Platform Decommissioning Trends
- N.R. Anthony (Andersen Consulting) | B.F. Ronalds (U. of Western Australia) | E. Fakas (U. of Western Australia)
- Document ID
- Society of Petroleum Engineers
- SPE Asia Pacific Oil and Gas Conference and Exhibition, 16-18 October, Brisbane, Australia
- Publication Date
- Document Type
- Conference Paper
- 2000. Society of Petroleum Engineers
- 4.2.4 Risers, 5.6.4 Drillstem/Well Testing, 4.2 Pipelines, Flowlines and Risers, 4.2.3 Materials and Corrosion, 4.5 Offshore Facilities and Subsea Systems, 4.3.4 Scale, 4.5.3 Floating Production Systems, 4.5.5 Installation Equipment and Techniques
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Offshore oil and gas decommissioning experience to date, along with future trends, are explored by platform type and by region. There has been considerable decommissioning activity in the Gulf of Mexico, but generally only for small jacket and caisson structures. Partial removal, toppling, reuse and alternative use as an artificial reef are all common destinations of decommissioned platforms. In the North Sea, complete removal has been the preferred option, and this includes the largest platform chosen for decommissioning to date. Forthcoming cases including large concrete platforms will test this trend. Numerous floating facilities have been decommissioned in the North Sea and the majority have found reuse. Operators are also attempting to sell decommissioned North Sea jackets of moderate age.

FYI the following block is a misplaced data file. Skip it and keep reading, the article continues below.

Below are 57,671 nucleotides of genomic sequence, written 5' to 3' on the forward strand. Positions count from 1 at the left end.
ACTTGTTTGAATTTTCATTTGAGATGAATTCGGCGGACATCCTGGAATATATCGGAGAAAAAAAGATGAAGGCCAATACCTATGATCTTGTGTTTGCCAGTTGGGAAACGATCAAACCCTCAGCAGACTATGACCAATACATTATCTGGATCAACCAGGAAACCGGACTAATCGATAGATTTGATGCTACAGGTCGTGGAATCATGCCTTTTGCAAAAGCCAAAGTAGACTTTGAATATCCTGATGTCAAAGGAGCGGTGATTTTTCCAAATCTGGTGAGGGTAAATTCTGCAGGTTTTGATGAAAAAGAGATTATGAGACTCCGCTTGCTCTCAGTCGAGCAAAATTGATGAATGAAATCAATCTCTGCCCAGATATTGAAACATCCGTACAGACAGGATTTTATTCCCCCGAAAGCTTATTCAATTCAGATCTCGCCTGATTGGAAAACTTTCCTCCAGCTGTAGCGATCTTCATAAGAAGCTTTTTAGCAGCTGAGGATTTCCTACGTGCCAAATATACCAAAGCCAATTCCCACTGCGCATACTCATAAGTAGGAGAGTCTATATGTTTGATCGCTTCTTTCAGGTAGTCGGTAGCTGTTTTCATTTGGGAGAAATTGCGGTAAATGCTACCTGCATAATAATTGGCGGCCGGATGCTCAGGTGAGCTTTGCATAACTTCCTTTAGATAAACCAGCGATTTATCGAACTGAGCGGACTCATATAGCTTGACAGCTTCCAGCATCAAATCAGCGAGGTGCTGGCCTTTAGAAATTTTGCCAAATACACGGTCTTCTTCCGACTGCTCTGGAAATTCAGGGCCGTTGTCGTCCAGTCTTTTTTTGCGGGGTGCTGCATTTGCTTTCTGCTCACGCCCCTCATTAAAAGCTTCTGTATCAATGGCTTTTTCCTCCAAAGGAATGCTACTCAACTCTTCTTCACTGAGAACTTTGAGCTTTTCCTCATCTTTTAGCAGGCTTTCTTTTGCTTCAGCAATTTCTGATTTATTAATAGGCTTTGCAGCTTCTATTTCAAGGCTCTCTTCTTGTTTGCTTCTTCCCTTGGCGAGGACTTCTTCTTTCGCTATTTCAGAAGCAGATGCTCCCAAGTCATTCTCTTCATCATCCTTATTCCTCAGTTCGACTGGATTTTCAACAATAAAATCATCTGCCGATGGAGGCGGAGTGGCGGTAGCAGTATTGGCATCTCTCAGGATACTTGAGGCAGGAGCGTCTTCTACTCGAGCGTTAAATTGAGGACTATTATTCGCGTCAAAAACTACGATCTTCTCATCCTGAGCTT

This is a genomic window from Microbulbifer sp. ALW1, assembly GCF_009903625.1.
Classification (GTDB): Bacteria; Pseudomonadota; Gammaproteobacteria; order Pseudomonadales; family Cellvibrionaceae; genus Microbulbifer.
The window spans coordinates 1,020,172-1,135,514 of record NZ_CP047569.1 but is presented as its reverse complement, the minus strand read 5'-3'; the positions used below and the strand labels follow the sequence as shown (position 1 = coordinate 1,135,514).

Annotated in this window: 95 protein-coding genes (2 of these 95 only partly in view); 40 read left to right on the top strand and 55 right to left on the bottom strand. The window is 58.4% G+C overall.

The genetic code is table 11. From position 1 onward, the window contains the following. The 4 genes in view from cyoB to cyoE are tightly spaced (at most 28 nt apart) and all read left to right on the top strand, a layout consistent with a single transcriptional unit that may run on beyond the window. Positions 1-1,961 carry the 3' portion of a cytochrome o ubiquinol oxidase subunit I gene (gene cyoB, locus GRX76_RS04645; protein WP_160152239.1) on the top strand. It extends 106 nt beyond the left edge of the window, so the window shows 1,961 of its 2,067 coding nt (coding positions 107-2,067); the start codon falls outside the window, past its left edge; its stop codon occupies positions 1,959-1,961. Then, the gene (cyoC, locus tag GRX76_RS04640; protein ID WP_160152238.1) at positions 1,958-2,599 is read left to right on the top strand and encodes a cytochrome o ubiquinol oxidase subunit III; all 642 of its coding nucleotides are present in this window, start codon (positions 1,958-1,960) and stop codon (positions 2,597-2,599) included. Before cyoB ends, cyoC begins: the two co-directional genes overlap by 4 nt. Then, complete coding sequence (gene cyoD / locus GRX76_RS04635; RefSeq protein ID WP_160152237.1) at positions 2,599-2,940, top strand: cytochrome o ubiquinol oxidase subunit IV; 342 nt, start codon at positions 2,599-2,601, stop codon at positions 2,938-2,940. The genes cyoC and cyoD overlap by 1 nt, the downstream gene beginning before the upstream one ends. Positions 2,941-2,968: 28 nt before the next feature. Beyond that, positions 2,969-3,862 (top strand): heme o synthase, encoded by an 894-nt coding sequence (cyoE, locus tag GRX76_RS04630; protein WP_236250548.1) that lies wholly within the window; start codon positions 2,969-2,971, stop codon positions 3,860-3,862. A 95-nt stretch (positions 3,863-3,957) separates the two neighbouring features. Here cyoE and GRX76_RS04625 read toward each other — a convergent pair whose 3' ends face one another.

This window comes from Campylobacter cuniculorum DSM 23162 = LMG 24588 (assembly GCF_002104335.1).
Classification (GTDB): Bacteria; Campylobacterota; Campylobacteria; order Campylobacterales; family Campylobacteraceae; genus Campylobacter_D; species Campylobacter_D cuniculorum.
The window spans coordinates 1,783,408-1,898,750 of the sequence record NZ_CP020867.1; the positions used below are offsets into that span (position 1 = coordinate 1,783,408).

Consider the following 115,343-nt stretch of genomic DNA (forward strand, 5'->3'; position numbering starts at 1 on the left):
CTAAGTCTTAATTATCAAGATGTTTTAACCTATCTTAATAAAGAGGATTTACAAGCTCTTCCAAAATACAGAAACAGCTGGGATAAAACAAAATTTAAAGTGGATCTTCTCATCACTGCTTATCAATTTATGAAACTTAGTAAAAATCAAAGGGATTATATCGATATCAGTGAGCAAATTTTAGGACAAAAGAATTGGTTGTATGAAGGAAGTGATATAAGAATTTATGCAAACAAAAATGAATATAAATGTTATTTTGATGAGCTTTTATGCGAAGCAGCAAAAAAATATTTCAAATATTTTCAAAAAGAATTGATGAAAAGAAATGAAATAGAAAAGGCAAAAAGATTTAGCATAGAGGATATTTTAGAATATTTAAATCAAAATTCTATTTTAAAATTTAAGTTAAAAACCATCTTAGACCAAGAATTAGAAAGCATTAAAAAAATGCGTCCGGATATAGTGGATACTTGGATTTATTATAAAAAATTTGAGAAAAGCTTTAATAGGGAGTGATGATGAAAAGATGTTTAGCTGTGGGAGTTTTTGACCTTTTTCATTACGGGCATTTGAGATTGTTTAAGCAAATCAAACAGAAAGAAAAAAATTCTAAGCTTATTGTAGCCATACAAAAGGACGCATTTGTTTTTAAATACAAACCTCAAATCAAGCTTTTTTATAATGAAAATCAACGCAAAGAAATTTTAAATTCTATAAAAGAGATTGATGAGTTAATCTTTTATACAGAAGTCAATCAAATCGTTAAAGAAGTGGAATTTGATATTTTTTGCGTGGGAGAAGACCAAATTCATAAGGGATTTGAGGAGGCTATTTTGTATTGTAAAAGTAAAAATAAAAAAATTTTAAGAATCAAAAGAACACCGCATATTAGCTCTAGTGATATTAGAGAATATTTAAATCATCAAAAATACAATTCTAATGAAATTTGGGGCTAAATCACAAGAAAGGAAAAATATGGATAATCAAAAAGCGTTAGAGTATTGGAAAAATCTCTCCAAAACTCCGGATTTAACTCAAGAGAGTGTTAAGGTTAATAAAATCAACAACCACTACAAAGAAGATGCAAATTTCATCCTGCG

Infrastructure offshore Australia is much less developed in comparison with the Gulf of Mexico and the North Sea and offshore facilities are smaller than the largest fixed steel and concrete platforms found elsewhere. Nonetheless, the largest jackets decommissioned to date around the world are only one-third the size of Australia's largest platforms. The local industry will watch with interest as decommissioning trends evolve in the early part of the 21st Century.
The decommissioning of offshore oil and gas platforms is an issue of growing concern within the industry as many fields approach the end of their economic lives, and although a rapid rise in recent decommissioning activity has afforded the industry some experience with smaller platforms, there is still much to learn and accomplish on a larger scale. Various options for decommissioning offshore structures and facilities exist. These options are driven by environmental considerations, cost, health and safety, available technology and politics (Ref. 1). The Gulf of Mexico and North Sea offer the greatest concentration and variety of offshore platforms, and decommissioning trends in these areas of the world will set precedents for growing oil and gas regions such as Australia to follow.
Of the order of 10,000 offshore facilities have been installed worldwide in the past 50 years. The installations are diverse in nature, including steel or concrete platforms, fixed or floating production systems, and offshore storage and loading facilities. Each is different, presenting its own challenges in terms of water depth, configuration and size (Ref. 2). Approximately 90% of installations are located in water depths less than 75m. The majority are steel jacket structures; they range in weight up to 45,000t and are in water depths up to 412m (Bullwinkle, Fig. 1). Some concrete gravity structures (CGS's) are an order of magnitude heavier than this and pose their own unique decommissioning problems, with the largest concrete platforms weighing over 700,000t. The Gulf of Mexico has many light jackets along with the deepest water jackets in the world. The North Sea also has both small and large jackets, often with very heavy topsides, and the largest concrete gravity structures. Fixed platforms (ie. jackets and CGS's) represent the greatest difficulty while moored/tethered facilities are generally the least difficult to decommission, due to the nature of their design.
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